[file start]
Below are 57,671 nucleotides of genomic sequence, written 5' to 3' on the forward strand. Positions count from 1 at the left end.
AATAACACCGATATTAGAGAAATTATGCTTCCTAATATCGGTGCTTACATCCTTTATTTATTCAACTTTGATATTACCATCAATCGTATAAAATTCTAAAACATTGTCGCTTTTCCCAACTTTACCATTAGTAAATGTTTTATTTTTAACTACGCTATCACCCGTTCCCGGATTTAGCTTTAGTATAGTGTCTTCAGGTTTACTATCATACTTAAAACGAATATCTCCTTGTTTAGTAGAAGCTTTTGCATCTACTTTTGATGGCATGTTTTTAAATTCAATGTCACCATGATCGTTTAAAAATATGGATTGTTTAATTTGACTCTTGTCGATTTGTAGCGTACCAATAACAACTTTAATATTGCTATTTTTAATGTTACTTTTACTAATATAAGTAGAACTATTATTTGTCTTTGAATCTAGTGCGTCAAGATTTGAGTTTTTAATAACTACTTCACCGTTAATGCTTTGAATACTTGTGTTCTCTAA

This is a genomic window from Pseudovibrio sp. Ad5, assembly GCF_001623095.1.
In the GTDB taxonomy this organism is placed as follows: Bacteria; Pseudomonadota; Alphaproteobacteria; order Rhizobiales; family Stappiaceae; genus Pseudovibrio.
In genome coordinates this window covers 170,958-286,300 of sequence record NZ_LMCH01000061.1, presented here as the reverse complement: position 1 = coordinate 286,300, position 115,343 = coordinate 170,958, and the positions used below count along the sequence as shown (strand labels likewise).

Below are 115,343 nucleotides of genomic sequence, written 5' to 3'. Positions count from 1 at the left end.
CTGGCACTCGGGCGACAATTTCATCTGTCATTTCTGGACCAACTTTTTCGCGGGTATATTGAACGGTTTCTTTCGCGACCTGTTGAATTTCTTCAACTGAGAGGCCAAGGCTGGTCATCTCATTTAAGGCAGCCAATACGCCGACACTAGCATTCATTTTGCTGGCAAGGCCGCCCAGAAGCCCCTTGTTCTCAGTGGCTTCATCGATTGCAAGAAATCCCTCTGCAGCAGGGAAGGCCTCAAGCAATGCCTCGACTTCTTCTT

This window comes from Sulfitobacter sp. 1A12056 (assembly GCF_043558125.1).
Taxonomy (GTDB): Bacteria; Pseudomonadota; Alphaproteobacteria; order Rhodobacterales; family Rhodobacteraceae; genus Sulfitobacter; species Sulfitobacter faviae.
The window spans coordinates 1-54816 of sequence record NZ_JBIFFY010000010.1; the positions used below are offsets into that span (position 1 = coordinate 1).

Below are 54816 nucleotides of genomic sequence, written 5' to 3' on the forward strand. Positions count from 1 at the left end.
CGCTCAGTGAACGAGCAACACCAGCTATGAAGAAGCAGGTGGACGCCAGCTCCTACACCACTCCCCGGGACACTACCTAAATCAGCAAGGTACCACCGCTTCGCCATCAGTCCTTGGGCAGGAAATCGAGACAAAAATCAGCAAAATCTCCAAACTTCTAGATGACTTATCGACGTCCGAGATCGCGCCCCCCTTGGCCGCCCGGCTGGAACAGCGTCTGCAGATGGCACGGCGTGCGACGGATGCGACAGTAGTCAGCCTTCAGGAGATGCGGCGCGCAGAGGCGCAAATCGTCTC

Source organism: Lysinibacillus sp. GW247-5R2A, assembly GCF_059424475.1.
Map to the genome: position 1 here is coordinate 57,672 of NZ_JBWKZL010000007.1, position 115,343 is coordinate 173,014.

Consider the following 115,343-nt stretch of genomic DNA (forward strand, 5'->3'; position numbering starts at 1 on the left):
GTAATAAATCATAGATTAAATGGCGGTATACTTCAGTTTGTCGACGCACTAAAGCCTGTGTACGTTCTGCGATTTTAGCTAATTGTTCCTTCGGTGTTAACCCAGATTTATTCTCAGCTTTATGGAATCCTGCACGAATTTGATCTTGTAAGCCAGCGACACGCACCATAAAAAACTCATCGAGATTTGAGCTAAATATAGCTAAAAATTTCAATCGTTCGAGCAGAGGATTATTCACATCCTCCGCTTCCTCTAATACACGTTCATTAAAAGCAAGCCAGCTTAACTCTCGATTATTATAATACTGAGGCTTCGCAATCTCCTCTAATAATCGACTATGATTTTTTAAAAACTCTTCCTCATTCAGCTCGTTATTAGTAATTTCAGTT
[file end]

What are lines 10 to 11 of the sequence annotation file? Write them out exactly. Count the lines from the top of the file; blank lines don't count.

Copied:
The window spans coordinates 1-54816 of sequence record NZ_JBIFFY010000010.1; the positions used below are offsets into that span (position 1 = coordinate 1).

Below are 54816 nucleotides of genomic sequence, written 5' to 3' on the forward strand. Positions count from 1 at the left end.